Author: Paul Lehr
Nahum 1:8 But with an overflowing flood He will make a complete end of the adversaries, and will pursue his enemies into darkness.
Nahum 2:6 The gates of the rivers are opened and the palace is dissolved.
The prophet Nahum describes the judgment of ancient Nineveh or 21st century Mosul, Iraq. It comes with a flood after a long history of bloodshed.
Fears of the Mosul Dam collapse are on the rise again. Scientists and engineers are expressing great concern for the future of the dam. Iraqi politicians are not as concerned. They say these concerns are overblown.
The Italian engineering firm Trevi continues to repair the Mosul Dam. They have been on the job for six months providing logistical work and planning. Scientific experts state Trevi has approximately 18 months to complete the work. Or the dam runs a high risk of catastrophic failure. The primary problem is the foundation of the dam continues to sink. The dam was built on gypsum.
“I don’t know if it’s a race against time, but we have the know-how and the technology to make the dam safe for the time being,” per an anonymous Trevi spokesman.
Trevi has a $300 million contract to complete repairs for the dam on the Tigris River. Trevi is also training locals on maintenance techniques. The World Bank is providing the money for the project. Trevi states more money is necessary to complete the task.
That is the contractor company line to the current situation.
Enter Nadhir al-Ansari. He is a professor of water resources and environmental engineering at Lulea University in Sweden and a published expert on the Mosul Dam. Al-Ansari has a different opinion.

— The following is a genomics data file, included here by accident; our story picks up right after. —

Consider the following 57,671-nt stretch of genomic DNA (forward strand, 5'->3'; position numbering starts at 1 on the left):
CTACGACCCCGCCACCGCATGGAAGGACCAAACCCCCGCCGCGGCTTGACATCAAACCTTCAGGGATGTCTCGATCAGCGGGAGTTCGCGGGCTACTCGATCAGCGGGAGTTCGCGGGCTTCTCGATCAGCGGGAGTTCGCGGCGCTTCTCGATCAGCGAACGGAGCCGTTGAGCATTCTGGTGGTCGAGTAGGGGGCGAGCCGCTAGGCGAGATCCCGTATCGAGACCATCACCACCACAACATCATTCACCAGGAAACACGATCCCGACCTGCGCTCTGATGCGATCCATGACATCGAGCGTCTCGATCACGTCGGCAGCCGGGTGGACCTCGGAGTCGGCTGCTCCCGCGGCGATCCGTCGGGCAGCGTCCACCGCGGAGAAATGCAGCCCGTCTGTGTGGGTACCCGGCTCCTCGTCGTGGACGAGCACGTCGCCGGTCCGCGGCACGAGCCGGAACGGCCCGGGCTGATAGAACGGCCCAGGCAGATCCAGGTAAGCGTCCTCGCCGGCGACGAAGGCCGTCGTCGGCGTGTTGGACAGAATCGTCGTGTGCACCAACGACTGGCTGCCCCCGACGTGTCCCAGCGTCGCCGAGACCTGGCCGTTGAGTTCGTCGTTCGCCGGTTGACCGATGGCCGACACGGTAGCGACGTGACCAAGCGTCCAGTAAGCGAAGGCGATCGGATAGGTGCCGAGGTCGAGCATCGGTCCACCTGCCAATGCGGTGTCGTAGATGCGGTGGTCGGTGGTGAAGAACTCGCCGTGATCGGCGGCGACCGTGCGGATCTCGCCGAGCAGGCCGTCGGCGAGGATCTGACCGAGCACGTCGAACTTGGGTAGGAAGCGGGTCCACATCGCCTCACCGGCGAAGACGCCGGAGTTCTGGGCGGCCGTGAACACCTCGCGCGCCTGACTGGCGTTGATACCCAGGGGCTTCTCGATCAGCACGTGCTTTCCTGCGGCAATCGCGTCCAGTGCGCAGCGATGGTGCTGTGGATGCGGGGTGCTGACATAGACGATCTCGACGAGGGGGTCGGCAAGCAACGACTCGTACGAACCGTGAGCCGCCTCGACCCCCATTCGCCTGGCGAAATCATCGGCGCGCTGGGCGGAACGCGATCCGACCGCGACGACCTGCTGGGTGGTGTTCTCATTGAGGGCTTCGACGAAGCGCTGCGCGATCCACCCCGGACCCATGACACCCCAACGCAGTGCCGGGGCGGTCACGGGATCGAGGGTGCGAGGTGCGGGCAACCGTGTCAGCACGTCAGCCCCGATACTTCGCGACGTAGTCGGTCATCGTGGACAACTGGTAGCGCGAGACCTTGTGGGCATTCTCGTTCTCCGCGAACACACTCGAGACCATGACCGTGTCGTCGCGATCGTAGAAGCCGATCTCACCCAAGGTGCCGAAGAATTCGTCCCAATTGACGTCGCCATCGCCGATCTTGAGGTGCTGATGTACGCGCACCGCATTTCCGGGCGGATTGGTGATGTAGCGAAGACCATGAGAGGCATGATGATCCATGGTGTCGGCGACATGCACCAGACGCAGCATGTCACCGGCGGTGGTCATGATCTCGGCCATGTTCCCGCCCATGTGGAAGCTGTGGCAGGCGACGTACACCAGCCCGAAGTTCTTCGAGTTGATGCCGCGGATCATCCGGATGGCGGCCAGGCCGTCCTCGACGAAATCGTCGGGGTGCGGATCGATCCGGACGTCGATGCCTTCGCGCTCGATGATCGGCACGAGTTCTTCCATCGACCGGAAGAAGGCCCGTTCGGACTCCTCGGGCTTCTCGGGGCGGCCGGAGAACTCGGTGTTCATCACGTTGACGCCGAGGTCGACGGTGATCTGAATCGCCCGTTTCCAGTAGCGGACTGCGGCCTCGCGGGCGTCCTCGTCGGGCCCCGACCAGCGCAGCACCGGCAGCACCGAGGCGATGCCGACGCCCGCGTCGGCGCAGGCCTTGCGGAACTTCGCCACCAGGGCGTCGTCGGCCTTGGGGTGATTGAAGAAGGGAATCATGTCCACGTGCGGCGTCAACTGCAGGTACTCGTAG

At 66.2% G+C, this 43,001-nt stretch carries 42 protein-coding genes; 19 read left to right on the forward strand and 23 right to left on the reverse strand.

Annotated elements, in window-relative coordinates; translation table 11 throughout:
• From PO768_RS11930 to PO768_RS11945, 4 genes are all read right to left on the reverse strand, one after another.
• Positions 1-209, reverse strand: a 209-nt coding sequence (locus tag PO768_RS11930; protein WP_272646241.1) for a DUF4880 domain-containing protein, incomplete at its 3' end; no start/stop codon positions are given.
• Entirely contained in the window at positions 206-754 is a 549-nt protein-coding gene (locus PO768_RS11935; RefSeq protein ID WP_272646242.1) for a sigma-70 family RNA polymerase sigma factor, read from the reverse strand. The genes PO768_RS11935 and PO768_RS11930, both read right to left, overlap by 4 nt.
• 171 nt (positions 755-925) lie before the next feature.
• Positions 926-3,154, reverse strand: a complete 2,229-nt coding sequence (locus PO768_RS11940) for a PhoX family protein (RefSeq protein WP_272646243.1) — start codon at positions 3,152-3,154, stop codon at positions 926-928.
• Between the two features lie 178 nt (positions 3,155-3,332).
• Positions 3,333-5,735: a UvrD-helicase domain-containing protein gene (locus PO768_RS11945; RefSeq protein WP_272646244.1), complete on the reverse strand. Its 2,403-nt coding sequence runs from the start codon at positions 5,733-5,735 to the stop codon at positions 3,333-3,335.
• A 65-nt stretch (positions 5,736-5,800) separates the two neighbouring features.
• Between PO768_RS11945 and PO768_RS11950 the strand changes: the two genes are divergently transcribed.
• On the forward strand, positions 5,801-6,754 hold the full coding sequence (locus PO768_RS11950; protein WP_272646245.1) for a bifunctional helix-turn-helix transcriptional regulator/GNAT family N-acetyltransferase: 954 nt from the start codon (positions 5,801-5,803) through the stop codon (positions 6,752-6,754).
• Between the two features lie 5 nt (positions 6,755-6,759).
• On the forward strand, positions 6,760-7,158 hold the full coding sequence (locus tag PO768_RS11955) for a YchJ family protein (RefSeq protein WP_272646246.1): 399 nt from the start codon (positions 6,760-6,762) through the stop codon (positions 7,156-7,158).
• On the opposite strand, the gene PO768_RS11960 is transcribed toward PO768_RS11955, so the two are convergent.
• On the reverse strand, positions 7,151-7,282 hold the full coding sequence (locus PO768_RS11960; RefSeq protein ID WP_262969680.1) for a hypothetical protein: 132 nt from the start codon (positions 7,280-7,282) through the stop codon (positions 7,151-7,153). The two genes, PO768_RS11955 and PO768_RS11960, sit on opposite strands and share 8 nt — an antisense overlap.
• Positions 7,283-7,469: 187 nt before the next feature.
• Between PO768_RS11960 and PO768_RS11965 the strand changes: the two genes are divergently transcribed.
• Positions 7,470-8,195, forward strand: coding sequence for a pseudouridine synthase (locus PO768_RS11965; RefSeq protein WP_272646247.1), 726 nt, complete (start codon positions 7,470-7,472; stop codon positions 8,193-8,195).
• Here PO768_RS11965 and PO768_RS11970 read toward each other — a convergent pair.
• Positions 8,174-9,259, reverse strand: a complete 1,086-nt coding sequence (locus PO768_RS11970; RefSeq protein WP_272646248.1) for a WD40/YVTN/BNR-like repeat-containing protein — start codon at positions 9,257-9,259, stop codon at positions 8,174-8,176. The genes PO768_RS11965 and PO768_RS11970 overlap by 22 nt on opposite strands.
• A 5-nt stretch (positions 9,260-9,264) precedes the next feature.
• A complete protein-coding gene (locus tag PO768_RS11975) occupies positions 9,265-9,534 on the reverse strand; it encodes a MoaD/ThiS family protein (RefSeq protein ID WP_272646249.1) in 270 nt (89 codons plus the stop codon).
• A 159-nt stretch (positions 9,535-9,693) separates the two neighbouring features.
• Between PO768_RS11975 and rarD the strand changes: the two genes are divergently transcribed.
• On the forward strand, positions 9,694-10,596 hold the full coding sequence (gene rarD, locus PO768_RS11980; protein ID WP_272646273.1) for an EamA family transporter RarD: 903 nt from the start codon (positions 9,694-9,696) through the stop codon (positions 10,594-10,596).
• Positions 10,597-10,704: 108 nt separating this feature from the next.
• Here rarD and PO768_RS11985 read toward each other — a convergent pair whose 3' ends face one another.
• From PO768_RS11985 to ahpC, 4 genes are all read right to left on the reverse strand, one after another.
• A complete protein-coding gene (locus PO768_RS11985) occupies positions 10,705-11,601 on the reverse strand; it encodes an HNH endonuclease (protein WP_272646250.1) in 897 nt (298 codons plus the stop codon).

“No matter how much grouting and maintenance the company will do, it may expand the life span of the dam, but it is just going to delay the disaster. It is just a matter of time. It will be worse than throwing a nuclear bomb on Iraq.”
On the lake side of the dam, sinkholes are increasing in size and number. The size of the sinkholes are 60 feet and larger.
Azzam al-Wash is an Iraqi environmentalist. He does not have much confidence in the repair work on the Mosul Dam.
“This is akin to putting a Band-Aid on a gunshot wound and pretending that everything is going to be all right,” Azzam al-Wash.
A 26% collapse of the dam would be a disaster. Here are the results of the latest studies released.
“This simulation … results in a very high wave of water, up to 25 meters (about 75 feet) high…arriving at Mosul after 100 minutes. The capital Baghdad is reached after 3.5 days with a maximum water height of 8 meters (about 24 feet) and a mean of around 2 meters (about 6 feet). Floodwater will destroy the infrastructure of all the cities along the Tigris banks, including Tikrit, until the water eventually stops 700km south of the dam.”
Then there is the Iraqi Government take on the dam situation.
Iraqi minister of water resources Mohsin Al-Shammari told media outlets, “The danger is not imminent, it’s far off. The danger is 1 in 1,000…The danger for Mosul Dam is no greater than that of other dams.”
Spokesman Mahdi Rasheed of the Iraqi minister of water resources stated, “It stressed multiple times that the situation in Mosul Dam is nothing to worry about. The Mosul Dam is working very naturally, and grouting and additional construction and repairs are constant.”
A solution would be to build a second dam. That would cost $2 billion. Iraqi leaders are suspicious and do not want outside assistance. They fear long term western occupation.
Great idea Saddam…
- Gabriel: Jesus Is Coming - February 9, 2020
- Wuhan Virus Update, February 7, 2020 - February 7, 2020
- Where Is God??? Joshua of Ghana - February 6, 2020
- The Primary Purpose of the Gospel – And an Accurate Perspective… Rodna Epley - February 4, 2020
- Locusts Sweeping Across the Middle East - February 1, 2020
- Weathering the Storms of Life… Christine McDonald - January 31, 2020
- Trump’s Deal of the Century - January 30, 2020
- Gabriel Covers Mary in Grace - January 26, 2020
- Wuhan Coronavirus Spreading Across Asia - January 22, 2020
- Gabriel’s Resume - January 19, 2020